In response to this op-ed column, I sent a letter to the L.A. Times last week (not published):
Andrew Biggs says, "A policy such as eliminating the $118,500 ceiling on wages subject to payroll taxes, a favorite of progressive advocates, would raise U.S. taxes to Scandinavian levels without fixing the long-term shortfall." He offers no explanation.
I strongly support eliminating that ceiling. Would Biggs or someone please explain why that wouldn't alleviate the shortfall?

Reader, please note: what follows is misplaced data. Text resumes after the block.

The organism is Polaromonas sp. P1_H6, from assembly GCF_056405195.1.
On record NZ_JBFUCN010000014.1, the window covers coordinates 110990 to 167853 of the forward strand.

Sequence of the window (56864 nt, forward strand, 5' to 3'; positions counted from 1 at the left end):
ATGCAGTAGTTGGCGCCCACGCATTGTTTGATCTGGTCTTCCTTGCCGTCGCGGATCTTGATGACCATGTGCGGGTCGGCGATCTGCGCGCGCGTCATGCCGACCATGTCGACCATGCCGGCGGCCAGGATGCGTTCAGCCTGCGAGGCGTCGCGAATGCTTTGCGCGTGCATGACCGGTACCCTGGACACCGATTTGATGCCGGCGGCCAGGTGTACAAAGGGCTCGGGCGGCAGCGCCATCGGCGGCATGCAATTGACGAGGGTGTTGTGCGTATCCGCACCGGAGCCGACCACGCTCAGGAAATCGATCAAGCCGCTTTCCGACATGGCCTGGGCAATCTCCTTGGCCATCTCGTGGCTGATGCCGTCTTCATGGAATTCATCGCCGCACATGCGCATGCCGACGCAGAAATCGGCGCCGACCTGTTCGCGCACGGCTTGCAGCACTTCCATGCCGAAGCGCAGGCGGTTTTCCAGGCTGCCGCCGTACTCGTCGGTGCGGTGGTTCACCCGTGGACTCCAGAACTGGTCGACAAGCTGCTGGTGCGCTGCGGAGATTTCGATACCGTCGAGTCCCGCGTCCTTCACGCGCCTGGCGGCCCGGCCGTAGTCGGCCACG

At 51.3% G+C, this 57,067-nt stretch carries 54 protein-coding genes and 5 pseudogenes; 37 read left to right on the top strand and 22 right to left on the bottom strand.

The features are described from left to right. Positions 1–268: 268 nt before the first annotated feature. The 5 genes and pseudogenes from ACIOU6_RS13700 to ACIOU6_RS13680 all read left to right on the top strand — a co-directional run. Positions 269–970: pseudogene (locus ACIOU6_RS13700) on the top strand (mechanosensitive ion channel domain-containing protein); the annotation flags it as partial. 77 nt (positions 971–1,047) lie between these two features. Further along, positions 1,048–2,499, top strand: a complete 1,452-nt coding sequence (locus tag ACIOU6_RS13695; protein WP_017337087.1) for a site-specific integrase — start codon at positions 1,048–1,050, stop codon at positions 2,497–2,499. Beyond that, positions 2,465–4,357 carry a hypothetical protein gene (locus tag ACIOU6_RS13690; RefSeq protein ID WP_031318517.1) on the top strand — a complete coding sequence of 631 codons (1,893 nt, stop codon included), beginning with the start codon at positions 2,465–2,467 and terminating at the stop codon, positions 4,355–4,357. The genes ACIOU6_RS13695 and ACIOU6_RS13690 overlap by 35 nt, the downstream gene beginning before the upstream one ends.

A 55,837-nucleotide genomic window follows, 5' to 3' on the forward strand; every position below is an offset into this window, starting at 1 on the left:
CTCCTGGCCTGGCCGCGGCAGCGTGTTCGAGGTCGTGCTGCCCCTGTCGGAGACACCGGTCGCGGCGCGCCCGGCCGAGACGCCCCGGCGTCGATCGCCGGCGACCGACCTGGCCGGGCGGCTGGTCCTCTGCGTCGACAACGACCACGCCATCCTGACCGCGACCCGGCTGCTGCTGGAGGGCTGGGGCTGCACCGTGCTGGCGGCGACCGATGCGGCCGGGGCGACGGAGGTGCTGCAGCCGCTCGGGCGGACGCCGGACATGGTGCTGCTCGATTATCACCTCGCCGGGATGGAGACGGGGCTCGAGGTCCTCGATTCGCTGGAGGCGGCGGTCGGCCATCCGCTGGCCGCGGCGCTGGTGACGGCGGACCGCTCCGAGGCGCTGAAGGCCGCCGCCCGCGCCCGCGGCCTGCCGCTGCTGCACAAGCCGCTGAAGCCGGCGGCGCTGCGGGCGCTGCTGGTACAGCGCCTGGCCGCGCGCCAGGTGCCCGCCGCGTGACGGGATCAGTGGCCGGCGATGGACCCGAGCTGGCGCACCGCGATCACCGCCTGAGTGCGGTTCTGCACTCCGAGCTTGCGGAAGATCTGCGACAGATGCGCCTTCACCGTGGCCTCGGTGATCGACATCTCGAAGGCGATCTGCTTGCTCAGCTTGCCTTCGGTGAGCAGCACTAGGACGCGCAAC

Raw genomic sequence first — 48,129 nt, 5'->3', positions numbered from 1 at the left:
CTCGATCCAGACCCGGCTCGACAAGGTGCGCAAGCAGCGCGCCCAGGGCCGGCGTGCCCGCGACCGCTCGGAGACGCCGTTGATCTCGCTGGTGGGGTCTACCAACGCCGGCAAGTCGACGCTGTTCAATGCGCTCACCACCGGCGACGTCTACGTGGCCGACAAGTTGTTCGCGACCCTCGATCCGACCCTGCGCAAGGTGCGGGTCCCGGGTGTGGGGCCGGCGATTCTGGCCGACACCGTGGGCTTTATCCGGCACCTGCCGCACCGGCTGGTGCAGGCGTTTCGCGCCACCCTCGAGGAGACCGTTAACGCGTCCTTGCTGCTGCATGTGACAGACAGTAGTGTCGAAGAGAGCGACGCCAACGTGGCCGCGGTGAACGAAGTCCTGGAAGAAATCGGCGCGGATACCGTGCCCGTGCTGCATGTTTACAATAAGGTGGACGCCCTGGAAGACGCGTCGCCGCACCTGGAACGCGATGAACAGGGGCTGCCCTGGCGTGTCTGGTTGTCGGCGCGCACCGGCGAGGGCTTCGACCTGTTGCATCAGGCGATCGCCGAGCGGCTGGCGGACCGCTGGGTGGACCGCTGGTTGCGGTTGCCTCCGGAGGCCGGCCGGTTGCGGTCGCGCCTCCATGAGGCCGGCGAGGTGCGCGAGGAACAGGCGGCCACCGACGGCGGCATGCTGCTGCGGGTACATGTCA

After the letter didn't appear in the paper, I sent my question directly to Biggs, who did reply, saying
... eliminating the payroll tax ceiling would fix between 40-70% of the 75-year funding imbalance[, but] employers will “pay” the extra payroll tax by reducing wages for their employees [so that] less payroll is subject to federal income taxes, Medicare taxes and state income taxes. There’s also the way in which higher tax rates provide a disincentive to work....
I definitely still think such a simple fix for 40-70% of the 75-year problem is worth it. And if it helps decrease obscene wages and raises for the 1%, all the better!